Like the others, the ninth commandment is not all that difficult to understand with regards to what it forbids and what it commands.  This is not surprising because Romans 2 says that the requirements of God’s law are written on every human heart.  The problem is that left to ourselves we just don’t like it.  Left on our own, we prefer to tear down rather than build up.  Left to our own sinful devices and the evil motives of our hearts, we are not for the people around us, but we’re more for ourselves.  Honesty begins at home and honesty requires that we confess our many shortcomings when it comes to the ninth commandment.  We have to be honest with ourselves and we must be honest before God.  We have broken this commandment and we have only a small beginning of the obedience that God expects from his children. 


To motivate us and lead us further in growth in our sanctification, we do well to reflect for a few moments on the only perfect human obedience to this commandment since the fall.  There has only been one man who has perfectly kept the ninth commandment, both in its positive and negative sides, staying away from what God has forbidden, and obeying what God has commanded.  Of course, that man is our Lord Jesus.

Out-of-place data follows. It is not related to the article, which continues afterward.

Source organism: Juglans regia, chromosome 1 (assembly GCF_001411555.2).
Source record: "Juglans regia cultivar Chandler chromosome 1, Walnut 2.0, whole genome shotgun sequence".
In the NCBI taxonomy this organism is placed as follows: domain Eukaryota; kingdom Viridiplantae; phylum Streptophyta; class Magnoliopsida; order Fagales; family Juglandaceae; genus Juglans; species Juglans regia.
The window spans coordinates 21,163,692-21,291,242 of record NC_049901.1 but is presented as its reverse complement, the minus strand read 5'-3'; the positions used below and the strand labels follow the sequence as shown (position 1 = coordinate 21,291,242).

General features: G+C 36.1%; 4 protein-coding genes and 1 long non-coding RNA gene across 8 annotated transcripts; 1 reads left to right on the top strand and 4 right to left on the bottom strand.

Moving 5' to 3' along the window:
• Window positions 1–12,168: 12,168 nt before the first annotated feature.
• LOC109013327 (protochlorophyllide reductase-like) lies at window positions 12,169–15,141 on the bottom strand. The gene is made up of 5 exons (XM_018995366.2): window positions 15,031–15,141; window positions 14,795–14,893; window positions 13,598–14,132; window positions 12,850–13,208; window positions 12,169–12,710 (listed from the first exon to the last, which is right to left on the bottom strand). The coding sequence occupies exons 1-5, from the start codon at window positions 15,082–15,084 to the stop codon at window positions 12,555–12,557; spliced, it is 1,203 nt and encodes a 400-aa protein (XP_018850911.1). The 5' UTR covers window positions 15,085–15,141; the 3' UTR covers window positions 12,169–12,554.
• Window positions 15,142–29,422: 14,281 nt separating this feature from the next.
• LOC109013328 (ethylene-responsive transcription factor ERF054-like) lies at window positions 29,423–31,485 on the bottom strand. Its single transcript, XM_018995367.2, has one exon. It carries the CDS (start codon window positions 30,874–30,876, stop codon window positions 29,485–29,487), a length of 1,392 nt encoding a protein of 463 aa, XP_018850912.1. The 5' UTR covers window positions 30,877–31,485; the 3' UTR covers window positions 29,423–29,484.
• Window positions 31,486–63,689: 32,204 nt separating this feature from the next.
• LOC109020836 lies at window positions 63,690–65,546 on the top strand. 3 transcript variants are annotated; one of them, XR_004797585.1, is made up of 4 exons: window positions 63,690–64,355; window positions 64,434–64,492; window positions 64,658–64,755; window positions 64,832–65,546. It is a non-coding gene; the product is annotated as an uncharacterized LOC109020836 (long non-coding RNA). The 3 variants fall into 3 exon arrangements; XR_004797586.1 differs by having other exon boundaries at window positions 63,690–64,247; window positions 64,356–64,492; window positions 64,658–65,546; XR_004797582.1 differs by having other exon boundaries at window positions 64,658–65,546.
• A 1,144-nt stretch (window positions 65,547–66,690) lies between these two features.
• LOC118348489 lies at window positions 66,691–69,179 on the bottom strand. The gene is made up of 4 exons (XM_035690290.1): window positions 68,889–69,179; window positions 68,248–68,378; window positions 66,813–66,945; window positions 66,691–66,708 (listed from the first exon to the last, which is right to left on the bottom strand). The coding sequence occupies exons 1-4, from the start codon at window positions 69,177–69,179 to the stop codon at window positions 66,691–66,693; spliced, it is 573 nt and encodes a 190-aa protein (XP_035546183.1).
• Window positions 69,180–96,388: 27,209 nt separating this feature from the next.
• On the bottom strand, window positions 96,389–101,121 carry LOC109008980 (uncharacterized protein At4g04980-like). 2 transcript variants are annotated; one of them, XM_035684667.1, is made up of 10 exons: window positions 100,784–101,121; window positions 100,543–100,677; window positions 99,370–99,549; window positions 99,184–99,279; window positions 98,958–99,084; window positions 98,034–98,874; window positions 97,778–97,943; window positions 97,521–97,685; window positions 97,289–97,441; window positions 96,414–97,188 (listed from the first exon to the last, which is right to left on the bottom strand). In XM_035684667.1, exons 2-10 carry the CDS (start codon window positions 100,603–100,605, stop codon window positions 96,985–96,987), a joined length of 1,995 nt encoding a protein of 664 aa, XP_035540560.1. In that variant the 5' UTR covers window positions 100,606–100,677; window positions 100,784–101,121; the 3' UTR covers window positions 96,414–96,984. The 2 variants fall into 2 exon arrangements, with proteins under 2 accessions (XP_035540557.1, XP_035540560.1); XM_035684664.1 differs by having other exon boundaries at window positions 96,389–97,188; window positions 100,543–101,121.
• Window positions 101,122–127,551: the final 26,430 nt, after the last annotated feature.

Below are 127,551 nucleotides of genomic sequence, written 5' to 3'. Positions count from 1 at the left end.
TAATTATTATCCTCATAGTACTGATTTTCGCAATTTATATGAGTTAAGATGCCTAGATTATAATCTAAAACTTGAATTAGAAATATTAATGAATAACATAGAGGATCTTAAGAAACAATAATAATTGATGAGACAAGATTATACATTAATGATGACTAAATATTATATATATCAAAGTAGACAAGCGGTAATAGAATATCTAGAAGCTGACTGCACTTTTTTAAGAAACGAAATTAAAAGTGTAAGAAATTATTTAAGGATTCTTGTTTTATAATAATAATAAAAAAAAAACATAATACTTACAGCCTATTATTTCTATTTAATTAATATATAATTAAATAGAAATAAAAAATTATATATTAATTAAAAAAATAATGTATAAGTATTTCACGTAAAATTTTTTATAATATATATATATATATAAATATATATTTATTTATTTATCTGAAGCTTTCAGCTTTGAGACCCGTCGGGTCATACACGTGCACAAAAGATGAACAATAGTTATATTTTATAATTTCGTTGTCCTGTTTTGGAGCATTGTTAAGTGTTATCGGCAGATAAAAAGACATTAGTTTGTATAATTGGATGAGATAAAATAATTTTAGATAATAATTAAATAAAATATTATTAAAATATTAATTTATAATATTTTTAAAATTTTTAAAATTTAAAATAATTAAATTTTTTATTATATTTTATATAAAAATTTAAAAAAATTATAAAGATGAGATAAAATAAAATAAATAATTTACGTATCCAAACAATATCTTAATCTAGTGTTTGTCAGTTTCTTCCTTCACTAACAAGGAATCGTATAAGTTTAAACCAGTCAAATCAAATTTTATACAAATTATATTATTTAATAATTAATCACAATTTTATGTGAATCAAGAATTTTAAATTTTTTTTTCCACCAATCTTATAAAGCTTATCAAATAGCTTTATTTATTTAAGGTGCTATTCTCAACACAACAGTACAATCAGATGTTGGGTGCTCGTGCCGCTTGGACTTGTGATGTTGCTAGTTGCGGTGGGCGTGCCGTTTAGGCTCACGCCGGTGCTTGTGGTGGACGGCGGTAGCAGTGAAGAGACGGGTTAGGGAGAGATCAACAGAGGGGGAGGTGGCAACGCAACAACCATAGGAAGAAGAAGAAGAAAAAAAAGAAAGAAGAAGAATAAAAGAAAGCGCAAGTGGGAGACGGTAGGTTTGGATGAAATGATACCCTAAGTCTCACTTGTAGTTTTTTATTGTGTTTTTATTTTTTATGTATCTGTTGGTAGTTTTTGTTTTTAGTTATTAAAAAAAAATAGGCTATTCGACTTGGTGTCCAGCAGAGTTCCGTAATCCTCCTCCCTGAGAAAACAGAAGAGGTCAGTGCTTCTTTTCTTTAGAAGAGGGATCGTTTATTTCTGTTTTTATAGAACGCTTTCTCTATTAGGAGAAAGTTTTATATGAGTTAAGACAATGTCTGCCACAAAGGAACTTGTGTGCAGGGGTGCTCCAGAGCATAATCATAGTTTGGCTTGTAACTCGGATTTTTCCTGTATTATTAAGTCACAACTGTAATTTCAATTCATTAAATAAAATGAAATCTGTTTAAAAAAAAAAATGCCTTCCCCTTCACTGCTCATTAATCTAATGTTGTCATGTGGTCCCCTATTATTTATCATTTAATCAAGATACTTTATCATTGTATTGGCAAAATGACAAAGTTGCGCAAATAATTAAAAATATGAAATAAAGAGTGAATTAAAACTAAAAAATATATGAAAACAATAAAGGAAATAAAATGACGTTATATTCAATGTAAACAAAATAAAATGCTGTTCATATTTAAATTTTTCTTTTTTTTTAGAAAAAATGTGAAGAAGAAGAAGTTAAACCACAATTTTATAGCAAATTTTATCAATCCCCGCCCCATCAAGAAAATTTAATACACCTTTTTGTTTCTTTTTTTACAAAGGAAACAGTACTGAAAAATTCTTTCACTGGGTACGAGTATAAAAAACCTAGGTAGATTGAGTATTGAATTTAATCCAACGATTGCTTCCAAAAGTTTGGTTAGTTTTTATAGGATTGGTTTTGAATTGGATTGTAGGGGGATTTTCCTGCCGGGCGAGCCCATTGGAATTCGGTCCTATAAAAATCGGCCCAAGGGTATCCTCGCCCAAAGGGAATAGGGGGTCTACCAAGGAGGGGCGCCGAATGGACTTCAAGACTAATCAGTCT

In all the years of his life on earth, the Lord Jesus never gave false testimony against anyone.  He did not ever twist anyone’s words.  He neither gossiped nor slandered.  He did not condemn or join in condemning anyone rashly or unheard.  He avoided all lying and deceit as the devil’s own work.  He actually exposed the devil as the “father of lies.”  He exposed those who follow in the devil footsteps as the devil’s own children. 


Wherever he went, our Lord Jesus Christ loved the truth.  In fact, John 14:6 says that he is Truth personified, Truth with a capital ‘T.’  He spoke and confessed the truth honestly – time and time again, you hear him saying, “I tell you the truth...” and he wasn’t exaggerating.  He defended and promoted his neighbour’s honour and reputation – just think of how he told his disciples in John 9 that the man who had been blind was not blind because of his sin or because of any wrong doing on the part of his parents – rather it was for the glory of God.  The Lord Jesus was the great truth-teller for the sake of his neighbour.